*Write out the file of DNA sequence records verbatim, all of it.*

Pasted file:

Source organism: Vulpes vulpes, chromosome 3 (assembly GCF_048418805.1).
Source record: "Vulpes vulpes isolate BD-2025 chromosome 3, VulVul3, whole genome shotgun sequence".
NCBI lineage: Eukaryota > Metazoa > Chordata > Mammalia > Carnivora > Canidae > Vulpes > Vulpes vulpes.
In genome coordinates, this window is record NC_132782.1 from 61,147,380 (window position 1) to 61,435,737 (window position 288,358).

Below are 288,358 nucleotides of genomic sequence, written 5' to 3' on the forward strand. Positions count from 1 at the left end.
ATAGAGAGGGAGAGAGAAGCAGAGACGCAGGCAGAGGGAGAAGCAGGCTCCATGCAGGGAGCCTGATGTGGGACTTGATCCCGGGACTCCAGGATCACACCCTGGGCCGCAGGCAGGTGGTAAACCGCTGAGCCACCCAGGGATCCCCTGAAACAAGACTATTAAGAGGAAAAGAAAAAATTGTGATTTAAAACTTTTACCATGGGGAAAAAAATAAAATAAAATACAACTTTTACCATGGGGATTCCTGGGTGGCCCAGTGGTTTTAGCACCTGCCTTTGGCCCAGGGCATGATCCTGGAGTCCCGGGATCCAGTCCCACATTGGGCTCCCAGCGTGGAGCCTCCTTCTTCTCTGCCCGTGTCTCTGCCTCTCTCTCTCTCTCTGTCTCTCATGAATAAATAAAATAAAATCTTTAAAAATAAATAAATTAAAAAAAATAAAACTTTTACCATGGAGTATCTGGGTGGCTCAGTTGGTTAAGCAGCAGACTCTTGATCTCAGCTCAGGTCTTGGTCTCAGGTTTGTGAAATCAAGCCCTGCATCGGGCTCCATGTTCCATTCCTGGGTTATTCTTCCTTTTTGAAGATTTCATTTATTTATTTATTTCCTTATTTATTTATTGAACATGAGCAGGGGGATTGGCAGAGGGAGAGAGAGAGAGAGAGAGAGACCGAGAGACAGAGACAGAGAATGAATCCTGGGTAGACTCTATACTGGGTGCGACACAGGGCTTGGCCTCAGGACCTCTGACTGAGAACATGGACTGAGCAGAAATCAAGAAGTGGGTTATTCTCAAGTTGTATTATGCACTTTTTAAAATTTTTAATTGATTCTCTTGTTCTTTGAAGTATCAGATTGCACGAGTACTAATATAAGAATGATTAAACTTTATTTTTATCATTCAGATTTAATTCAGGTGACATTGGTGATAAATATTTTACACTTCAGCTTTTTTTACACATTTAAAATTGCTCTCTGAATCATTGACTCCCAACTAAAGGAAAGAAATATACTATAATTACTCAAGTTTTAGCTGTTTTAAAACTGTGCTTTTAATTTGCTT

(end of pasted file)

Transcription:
Source organism: Vulpes vulpes, chromosome 3 (assembly GCF_048418805.1).
Source record: "Vulpes vulpes isolate BD-2025 chromosome 3, VulVul3, whole genome shotgun sequence".
NCBI lineage: Eukaryota > Metazoa > Chordata > Mammalia > Carnivora > Canidae > Vulpes > Vulpes vulpes.
In genome coordinates, this window is record NC_132782.1 from 61,147,380 (window position 1) to 61,435,737 (window position 288,358).

Below are 288,358 nucleotides of genomic sequence, written 5' to 3' on the forward strand. Positions count from 1 at the left end.
ATAGAGAGGGAGAGAGAAGCAGAGACGCAGGCAGAGGGAGAAGCAGGCTCCATGCAGGGAGCCTGATGTGGGACTTGATCCCGGGACTCCAGGATCACACCCTGGGCCGCAGGCAGGTGGTAAACCGCTGAGCCACCCAGGGATCCCCTGAAACAAGACTATTAAGAGGAAAAGAAAAAATTGTGATTTAAAACTTTTACCATGGGGAAAAAAATAAAATAAAATACAACTTTTACCATGGGGATTCCTGGGTGGCCCAGTGGTTTTAGCACCTGCCTTTGGCCCAGGGCATGATCCTGGAGTCCCGGGATCCAGTCCCACATTGGGCTCCCAGCGTGGAGCCTCCTTCTTCTCTGCCCGTGTCTCTGCCTCTCTCTCTCTCTCTGTCTCTCATGAATAAATAAAATAAAATCTTTAAAAATAAATAAATTAAAAAAAATAAAACTTTTACCATGGAGTATCTGGGTGGCTCAGTTGGTTAAGCAGCAGACTCTTGATCTCAGCTCAGGTCTTGGTCTCAGGTTTGTGAAATCAAGCCCTGCATCGGGCTCCATGTTCCATTCCTGGGTTATTCTTCCTTTTTGAAGATTTCATTTATTTATTTATTTCCTTATTTATTTATTGAACATGAGCAGGGGGATTGGCAGAGGGAGAGAGAGAGAGAGAGAGAGACCGAGAGACAGAGACAGAGAATGAATCCTGGGTAGACTCTATACTGGGTGCGACACAGGGCTTGGCCTCAGGACCTCTGACTGAGAACATGGACTGAGCAGAAATCAAGAAGTGGGTTATTCTCAAGTTGTATTATGCACTTTTTAAAATTTTTAATTGATTCTCTTGTTCTTTGAAGTATCAGATTGCACGAGTACTAATATAAGAATGATTAAACTTTATTTTTATCATTCAGATTTAATTCAGGTGACATTGGTGATAAATATTTTACACTTCAGCTTTTTTTACACATTTAAAATTGCTCTCTGAATCATTGACTCCCAACTAAAGGAAAGAAATATACTATAATTACTCAAGTTTTAGCTGTTTTAAAACTGTGCTTTTAATTTGCTT